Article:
Bishop Alan’s pastoral letter about the Holy Family

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Bishop Alan’s pastoral letter about the Holy Family

A pastoral letter from Bishop Alan Hopes for the Feast of the Holy Family, to be read at Masses during the weekend of December 29/30, record the stories of two individual families separated by centuries but linked by service to God.

Dear Brothers and Sisters in Christ,

The readings given for today’s feast of the Holy Family, record the stories of two individual families, separated by centuries, who each bring their child to the House of God, as was the ancient custom of the people of Israel.

Today’s Old Testament reading from the Book of Samuel tells the story of Hannah, who for many years had remained childless, despite it being her deepest desire to have a child of her own.

For much of her life she had gone up to the House of the Lord in Shiloh, the resting place of the Tabernacle before the founding of Jerusalem, praying earnestly that her desire might one day be fulfilled.

After many years of fervent prayer and repeated requests to the Lord, she finally makes an important discovery; She comes to realises that her life is not entirely her own but that she is meant to live in a collaboration with God himself.

Having come to this realisation, she gives up a selfish desire for a child and places that desire into the hands of God, and she promises that if it His will that she is to be granted the gift of a child, then that child will be handed over to the Lord and placed at His service.

Hannah’s patience, trust and continued prayers are rewarded!

Within a year she conceives and gives birth to a son whom she named Samuel, a name meaning ‘God-has-Heard’, and as promised, she secures the happiness and fulfilment of her son Samuel, by taking him to the House of the Lord and offering him to God for dedication and service.

Samuel, we know, was to become one of the greatest judges as well as one of the most respected prophets of Israel, in no small part, our faith informs us, because his journey began with a mother’s humble generosity, a generosity which came in response to having discovered complete trust and faithfulness in God and His will for her life and the life of any future children.

We see a similar humble generosity in Mary and Joseph, who had offered their baby son Jesus to God in the Temple at Jerusalem when he was two years old.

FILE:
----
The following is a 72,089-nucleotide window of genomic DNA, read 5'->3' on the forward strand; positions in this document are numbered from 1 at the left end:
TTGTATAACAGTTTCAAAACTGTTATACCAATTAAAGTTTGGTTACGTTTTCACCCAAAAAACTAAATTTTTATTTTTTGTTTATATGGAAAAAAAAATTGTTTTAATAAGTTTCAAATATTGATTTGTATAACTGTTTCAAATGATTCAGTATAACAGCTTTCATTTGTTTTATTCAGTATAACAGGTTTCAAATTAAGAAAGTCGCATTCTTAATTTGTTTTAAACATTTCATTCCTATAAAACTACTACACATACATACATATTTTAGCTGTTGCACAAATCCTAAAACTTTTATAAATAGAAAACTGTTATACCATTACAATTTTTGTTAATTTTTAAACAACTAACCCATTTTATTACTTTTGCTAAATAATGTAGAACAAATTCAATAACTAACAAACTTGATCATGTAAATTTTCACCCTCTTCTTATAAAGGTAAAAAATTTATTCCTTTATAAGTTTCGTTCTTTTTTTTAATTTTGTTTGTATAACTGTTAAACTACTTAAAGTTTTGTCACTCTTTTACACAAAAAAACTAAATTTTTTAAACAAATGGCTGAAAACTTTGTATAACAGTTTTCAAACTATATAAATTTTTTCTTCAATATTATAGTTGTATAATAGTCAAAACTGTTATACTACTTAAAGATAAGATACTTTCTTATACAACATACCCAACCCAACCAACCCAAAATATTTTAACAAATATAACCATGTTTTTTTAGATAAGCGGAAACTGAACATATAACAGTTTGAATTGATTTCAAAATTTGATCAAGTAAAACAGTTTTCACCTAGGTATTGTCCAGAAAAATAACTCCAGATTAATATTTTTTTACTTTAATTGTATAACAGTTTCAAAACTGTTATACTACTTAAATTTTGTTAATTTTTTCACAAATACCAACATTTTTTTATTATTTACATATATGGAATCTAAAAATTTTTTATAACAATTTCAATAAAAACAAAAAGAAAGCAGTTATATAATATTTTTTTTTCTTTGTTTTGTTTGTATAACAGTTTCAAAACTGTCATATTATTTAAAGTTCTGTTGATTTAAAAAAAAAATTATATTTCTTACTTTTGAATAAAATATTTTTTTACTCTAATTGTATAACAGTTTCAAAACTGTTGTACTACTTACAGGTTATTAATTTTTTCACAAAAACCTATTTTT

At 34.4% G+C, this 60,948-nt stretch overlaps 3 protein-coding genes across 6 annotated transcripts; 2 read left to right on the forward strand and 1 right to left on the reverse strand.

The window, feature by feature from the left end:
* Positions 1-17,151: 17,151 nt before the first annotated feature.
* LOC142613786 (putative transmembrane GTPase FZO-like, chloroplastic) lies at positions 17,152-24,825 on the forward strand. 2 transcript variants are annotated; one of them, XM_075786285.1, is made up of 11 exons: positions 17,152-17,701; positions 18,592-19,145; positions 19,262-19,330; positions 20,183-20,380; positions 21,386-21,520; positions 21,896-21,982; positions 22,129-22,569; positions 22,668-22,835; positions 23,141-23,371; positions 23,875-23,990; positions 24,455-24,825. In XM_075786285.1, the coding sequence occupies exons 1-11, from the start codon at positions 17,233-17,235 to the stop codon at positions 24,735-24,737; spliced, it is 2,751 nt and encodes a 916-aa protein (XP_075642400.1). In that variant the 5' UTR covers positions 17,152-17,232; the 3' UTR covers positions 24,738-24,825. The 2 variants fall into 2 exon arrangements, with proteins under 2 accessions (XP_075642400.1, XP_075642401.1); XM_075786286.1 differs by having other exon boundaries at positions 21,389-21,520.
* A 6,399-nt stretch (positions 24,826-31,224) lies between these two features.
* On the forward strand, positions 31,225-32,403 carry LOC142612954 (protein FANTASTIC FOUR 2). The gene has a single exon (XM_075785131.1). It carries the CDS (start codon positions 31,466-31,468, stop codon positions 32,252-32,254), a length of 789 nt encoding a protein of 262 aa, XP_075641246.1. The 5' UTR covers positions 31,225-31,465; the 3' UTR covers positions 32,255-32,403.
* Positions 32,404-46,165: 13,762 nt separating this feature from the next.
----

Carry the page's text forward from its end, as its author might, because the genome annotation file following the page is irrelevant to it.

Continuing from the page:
In today’s Gospel, now that Jesus is twelve years old, they bring him back to the Temple, to God’s own House in Jerusalem, as part of their family devotion, joining in the celebration of Passover with their brothers and Sisters of Israel.

This is a crucial moment in the life of Jesus, for it gives an opportunity for his vocation to be made clear.

Jesus’ encounter with the life and worship of the Temple reveals, with unmistakable clarity, how his future life will be spent – in the service of God himself: “I must be busy about my Father’s affairs”, he tells his mother Mary.

This is the mission that God has entrusted to him, and that all important clarity about Jesus’ vocation, begins with the decision of Mary and Joseph to bring their child to God.

One of the most important tasks of the family is to help our children to learn that God has a unique mission for each one of them.

Then we are called to accompany and encourage them in their great adventure of discovering God’s vocation for them.

Whatever that vocation might be in life, it is a unique gift of God and it is a gift that best flourishes with the support and encouragement of the family.

With generosity, we must encourage our children to be open to God’s call to whatever journey he is calling them to take in their lives.

To give up our own deepest desires and to place them into the hands of God is never an easy thing to do. But if we are generous, and accompany that generosity with faith and trust, God, we will discover, will always respond with an even greater generosity!

The Holy Family was a family filled with the desire always to do the will of God, and to carry out His plans in their life. At the heart of their family life was Jesus Christ.

We also need to make room for Jesus Christ in our homes and in the life of our families, but how do we do that?

We can make time to pray and worship together, for it is through our prayer together that Jesus Christ will always be at the heart of our families, strengthening us in the best and in the most difficult moments of our family life.

That daily prayer will also help us to place our deepest desires into the hands of God with generosity; that daily prayer will help us to discover and to encourage the unique mission that God has both for our children and for each one of us as their parents; that prayer will fill us with the grace needed to carry out his plans for us.

As we approach the New Year of 2019, let us entrust our families to the loving prayers of Mary and Joseph. May their prayers help us all to become living images of God’s loving generosity.

Dear Brothers and Sisters in Christ, please be assured of my prayers and good wishes for this Christmas Season and for the coming New Year.

Yours devotedly in Christ,

The Right Revd Alan S Hopes

Bishop of East Anglia